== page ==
Combat Drone Project Exposes Pitfalls of Joint-Service Programs

By Erwin, Sandra C. | National Defense, August 2006 | Go to article overview
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Combat Drone Project Exposes Pitfalls of Joint-Service Programs

Erwin, Sandra C., National Defense

WHEN THE PENTAGON quashed a multibillion-dollar Air Force-Navy combat drone program earlier this year, experts contended this was proof that joint service projects are doomed from the get-go.

"Any time you try to design a joint aircraft, there are challenges," says David L. Vesely, a retired Air Force lieutenant general with extensive experience in procurement programs.

The complexity of making multi-service aircraft is most evident in systems that are intended for both Air Force and Navy operations.

The F-35 joint strike fighter--currently in development by Lockheed Martin Corp.--has three variants, but 80 percent of the components are common to all three. Nevertheless, there are stringent specifications that are unique to the Air Force, Navy and Marine Corps, Vesely says.

Navy warplanes are particularly demanding because they operate from aircraft carrier decks. They employ different fuels, for example, and must comply with a host of safety regulations that would not apply to aircraft launched from land bases. Navy aircraft have heavier landing gear and the added weight diminishes their range.

They are built with special materials and components that can survive in a highly corrosive environment. Even the aerial refueling equipment and the electronic defensive gear are different in Navy and Air Force jets, Vesely notes. The shipboard-unique features generally make Navy jets more expensive, he says. "The Air Force is not necessarily willing to pay for those additional requirements."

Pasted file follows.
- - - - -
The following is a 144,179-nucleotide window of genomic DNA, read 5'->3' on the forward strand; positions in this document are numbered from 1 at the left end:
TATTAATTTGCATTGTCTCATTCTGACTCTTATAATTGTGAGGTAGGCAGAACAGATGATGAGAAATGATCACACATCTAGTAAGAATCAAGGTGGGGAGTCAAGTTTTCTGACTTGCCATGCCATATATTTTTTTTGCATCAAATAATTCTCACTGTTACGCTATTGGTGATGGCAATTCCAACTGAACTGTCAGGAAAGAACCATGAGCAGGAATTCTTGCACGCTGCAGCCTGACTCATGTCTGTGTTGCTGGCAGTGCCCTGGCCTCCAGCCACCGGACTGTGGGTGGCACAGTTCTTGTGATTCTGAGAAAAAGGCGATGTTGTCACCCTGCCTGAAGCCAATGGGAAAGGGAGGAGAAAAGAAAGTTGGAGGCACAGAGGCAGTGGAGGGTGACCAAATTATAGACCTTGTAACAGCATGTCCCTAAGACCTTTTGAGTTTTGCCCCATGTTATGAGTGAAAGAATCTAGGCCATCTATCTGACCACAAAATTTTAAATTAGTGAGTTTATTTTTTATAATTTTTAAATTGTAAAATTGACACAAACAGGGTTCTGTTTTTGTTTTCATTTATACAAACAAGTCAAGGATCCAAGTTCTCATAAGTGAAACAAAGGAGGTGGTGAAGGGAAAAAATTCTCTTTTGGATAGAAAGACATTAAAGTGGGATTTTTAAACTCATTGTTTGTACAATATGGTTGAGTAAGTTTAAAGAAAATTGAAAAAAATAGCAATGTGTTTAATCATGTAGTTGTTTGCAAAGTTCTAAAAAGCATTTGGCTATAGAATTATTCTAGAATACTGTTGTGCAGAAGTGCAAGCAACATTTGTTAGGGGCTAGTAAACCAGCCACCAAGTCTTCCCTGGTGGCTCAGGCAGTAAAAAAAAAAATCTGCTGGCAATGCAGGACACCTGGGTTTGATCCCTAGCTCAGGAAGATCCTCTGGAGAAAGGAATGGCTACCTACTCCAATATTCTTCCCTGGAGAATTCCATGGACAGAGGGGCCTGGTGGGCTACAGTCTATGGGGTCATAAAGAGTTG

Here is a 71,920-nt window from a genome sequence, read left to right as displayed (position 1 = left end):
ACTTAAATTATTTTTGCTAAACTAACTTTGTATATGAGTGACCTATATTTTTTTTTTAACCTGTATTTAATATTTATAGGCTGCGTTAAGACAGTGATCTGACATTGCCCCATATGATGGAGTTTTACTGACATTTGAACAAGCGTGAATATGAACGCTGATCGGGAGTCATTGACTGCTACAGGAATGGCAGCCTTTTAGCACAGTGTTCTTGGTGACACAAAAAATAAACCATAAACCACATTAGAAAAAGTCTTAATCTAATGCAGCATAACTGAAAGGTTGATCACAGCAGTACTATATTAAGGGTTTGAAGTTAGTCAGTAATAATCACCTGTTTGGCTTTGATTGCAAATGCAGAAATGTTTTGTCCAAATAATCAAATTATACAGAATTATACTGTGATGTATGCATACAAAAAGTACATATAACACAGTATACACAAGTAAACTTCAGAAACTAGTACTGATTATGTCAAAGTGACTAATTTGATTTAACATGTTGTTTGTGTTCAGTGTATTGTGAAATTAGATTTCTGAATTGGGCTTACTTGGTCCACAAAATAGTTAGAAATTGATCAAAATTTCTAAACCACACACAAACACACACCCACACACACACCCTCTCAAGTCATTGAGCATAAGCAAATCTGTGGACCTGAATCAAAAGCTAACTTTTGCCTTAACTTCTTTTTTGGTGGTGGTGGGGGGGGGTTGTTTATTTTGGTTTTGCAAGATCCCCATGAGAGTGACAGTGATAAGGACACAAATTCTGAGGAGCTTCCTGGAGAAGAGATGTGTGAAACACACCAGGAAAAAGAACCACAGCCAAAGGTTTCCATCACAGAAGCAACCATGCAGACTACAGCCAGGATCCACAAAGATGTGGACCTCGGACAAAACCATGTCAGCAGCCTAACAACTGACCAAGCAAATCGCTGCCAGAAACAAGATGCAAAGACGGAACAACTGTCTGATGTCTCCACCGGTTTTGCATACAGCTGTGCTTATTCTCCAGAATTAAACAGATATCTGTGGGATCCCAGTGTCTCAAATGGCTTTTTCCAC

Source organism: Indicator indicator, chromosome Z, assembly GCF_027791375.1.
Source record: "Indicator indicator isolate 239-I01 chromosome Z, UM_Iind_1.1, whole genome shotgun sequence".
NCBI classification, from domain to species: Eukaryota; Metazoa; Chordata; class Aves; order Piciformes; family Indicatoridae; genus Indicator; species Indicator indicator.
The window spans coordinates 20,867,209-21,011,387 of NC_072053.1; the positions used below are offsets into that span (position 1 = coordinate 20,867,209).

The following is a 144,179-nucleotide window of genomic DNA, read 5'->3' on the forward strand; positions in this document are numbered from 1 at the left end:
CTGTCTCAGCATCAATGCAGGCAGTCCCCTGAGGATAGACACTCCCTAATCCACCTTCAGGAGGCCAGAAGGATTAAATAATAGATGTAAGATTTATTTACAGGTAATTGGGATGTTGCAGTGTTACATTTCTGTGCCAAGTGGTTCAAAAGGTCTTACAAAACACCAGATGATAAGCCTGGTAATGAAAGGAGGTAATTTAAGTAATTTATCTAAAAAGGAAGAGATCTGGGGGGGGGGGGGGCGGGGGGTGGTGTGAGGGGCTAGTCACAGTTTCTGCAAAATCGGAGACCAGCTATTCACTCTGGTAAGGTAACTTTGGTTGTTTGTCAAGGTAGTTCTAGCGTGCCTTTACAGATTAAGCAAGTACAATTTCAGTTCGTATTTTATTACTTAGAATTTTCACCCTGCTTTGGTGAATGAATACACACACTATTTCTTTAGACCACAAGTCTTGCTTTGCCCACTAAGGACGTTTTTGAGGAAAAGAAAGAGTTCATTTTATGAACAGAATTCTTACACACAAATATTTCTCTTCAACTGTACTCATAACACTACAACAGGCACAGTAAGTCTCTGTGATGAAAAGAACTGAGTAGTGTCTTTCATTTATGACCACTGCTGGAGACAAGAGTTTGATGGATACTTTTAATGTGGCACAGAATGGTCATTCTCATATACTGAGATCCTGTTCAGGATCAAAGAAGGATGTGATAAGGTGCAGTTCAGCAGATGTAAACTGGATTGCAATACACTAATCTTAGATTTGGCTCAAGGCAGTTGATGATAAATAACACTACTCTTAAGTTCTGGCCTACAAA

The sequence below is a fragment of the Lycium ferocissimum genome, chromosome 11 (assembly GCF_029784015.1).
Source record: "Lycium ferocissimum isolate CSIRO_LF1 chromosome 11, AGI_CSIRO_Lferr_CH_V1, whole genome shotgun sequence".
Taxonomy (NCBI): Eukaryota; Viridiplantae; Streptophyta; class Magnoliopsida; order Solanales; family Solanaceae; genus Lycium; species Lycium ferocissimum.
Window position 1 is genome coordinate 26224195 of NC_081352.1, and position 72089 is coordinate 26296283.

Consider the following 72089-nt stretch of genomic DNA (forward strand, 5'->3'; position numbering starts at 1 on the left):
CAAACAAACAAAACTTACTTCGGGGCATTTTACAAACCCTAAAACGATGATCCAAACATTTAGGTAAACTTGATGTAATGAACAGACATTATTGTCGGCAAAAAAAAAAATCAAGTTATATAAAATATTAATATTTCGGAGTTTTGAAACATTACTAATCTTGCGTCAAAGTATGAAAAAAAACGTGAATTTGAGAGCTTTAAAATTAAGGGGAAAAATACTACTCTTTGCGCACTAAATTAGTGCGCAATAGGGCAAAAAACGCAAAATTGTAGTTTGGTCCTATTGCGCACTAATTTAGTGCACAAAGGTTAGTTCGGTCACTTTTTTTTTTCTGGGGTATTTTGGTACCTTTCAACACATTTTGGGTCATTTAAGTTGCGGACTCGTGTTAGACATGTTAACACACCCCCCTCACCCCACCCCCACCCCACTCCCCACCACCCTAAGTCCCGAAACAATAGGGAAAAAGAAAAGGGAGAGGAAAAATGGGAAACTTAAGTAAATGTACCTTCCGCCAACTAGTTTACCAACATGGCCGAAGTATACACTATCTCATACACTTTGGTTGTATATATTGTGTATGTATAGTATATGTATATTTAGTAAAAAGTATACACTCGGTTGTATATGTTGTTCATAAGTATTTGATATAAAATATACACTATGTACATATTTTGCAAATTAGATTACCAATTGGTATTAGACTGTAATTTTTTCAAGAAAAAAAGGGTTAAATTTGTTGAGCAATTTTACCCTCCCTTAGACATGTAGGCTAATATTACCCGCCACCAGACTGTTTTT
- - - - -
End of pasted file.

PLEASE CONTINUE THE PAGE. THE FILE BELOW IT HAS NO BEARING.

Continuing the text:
These issues inevitably would have sparked clashes between the services if both had continued to develop the so-called joint unmanned combat air system, or J-UCAS, which was cancelled in February.

The Defense Advanced Research Projects Agency had managed the program since 1999, but it became clear that the services did not like that arrangement, Vesely says. "The services didn't want DARPA running the program." One major problem for the services was that DARPA focused on building J-UCAS prototypes without addressing long-term issues such as logistics support, maintenance, spare parts and training.

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Combat Drone Project Exposes Pitfalls of Joint-Service Programs


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